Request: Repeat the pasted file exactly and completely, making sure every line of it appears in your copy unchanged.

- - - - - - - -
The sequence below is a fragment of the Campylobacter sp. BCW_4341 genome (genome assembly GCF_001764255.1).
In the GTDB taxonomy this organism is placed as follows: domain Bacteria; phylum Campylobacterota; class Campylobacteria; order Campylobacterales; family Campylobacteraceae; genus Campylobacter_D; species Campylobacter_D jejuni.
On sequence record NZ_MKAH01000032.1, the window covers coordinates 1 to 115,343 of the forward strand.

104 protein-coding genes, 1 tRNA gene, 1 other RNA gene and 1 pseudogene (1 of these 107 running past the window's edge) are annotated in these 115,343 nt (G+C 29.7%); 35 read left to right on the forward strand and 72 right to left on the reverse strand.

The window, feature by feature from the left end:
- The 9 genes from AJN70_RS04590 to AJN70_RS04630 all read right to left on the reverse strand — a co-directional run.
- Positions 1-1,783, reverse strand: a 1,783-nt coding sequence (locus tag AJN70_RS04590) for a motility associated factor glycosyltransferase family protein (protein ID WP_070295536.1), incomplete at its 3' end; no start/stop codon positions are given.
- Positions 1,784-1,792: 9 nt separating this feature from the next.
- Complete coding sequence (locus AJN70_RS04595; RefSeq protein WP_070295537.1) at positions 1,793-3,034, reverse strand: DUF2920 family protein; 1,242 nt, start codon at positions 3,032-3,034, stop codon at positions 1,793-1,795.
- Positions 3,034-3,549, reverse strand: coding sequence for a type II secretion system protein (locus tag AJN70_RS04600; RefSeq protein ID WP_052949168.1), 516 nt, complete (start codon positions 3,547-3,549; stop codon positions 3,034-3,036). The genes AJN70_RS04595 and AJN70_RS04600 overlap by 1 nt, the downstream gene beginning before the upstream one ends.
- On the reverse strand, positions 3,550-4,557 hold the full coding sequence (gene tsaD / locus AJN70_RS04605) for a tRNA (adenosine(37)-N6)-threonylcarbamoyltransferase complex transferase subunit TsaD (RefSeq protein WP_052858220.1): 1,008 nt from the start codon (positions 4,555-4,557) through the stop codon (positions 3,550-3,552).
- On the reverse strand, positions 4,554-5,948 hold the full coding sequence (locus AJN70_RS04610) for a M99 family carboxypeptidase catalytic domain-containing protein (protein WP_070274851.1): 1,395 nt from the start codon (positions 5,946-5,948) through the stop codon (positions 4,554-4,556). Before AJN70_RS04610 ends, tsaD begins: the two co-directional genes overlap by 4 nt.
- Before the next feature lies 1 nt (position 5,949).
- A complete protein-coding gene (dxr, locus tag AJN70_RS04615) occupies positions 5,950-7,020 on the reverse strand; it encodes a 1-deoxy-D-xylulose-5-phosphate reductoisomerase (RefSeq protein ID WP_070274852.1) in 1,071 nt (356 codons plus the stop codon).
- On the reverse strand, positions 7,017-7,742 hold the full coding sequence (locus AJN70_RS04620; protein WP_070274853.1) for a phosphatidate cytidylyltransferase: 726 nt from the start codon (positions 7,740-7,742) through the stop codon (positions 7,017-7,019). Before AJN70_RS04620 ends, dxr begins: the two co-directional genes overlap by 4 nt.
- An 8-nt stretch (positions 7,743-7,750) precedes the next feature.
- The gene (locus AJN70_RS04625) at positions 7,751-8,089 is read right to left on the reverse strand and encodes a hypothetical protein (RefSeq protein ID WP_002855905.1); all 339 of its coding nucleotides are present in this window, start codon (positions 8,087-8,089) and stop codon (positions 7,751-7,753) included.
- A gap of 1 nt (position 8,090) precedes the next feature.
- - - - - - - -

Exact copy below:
The sequence below is a fragment of the Campylobacter sp. BCW_4341 genome (genome assembly GCF_001764255.1).
In the GTDB taxonomy this organism is placed as follows: domain Bacteria; phylum Campylobacterota; class Campylobacteria; order Campylobacterales; family Campylobacteraceae; genus Campylobacter_D; species Campylobacter_D jejuni.
On sequence record NZ_MKAH01000032.1, the window covers coordinates 1 to 115,343 of the forward strand.

104 protein-coding genes, 1 tRNA gene, 1 other RNA gene and 1 pseudogene (1 of these 107 running past the window's edge) are annotated in these 115,343 nt (G+C 29.7%); 35 read left to right on the forward strand and 72 right to left on the reverse strand.

The window, feature by feature from the left end:
- The 9 genes from AJN70_RS04590 to AJN70_RS04630 all read right to left on the reverse strand — a co-directional run.
- Positions 1-1,783, reverse strand: a 1,783-nt coding sequence (locus tag AJN70_RS04590) for a motility associated factor glycosyltransferase family protein (protein ID WP_070295536.1), incomplete at its 3' end; no start/stop codon positions are given.
- Positions 1,784-1,792: 9 nt separating this feature from the next.
- Complete coding sequence (locus AJN70_RS04595; RefSeq protein WP_070295537.1) at positions 1,793-3,034, reverse strand: DUF2920 family protein; 1,242 nt, start codon at positions 3,032-3,034, stop codon at positions 1,793-1,795.
- Positions 3,034-3,549, reverse strand: coding sequence for a type II secretion system protein (locus tag AJN70_RS04600; RefSeq protein ID WP_052949168.1), 516 nt, complete (start codon positions 3,547-3,549; stop codon positions 3,034-3,036). The genes AJN70_RS04595 and AJN70_RS04600 overlap by 1 nt, the downstream gene beginning before the upstream one ends.
- On the reverse strand, positions 3,550-4,557 hold the full coding sequence (gene tsaD / locus AJN70_RS04605) for a tRNA (adenosine(37)-N6)-threonylcarbamoyltransferase complex transferase subunit TsaD (RefSeq protein WP_052858220.1): 1,008 nt from the start codon (positions 4,555-4,557) through the stop codon (positions 3,550-3,552).
- On the reverse strand, positions 4,554-5,948 hold the full coding sequence (locus AJN70_RS04610) for a M99 family carboxypeptidase catalytic domain-containing protein (protein WP_070274851.1): 1,395 nt from the start codon (positions 5,946-5,948) through the stop codon (positions 4,554-4,556). Before AJN70_RS04610 ends, tsaD begins: the two co-directional genes overlap by 4 nt.
- Before the next feature lies 1 nt (position 5,949).
- A complete protein-coding gene (dxr, locus tag AJN70_RS04615) occupies positions 5,950-7,020 on the reverse strand; it encodes a 1-deoxy-D-xylulose-5-phosphate reductoisomerase (RefSeq protein ID WP_070274852.1) in 1,071 nt (356 codons plus the stop codon).
- On the reverse strand, positions 7,017-7,742 hold the full coding sequence (locus AJN70_RS04620; protein WP_070274853.1) for a phosphatidate cytidylyltransferase: 726 nt from the start codon (positions 7,740-7,742) through the stop codon (positions 7,017-7,019). Before AJN70_RS04620 ends, dxr begins: the two co-directional genes overlap by 4 nt.
- An 8-nt stretch (positions 7,743-7,750) precedes the next feature.
- The gene (locus AJN70_RS04625) at positions 7,751-8,089 is read right to left on the reverse strand and encodes a hypothetical protein (RefSeq protein ID WP_002855905.1); all 339 of its coding nucleotides are present in this window, start codon (positions 8,087-8,089) and stop codon (positions 7,751-7,753) included.
- A gap of 1 nt (position 8,090) precedes the next feature.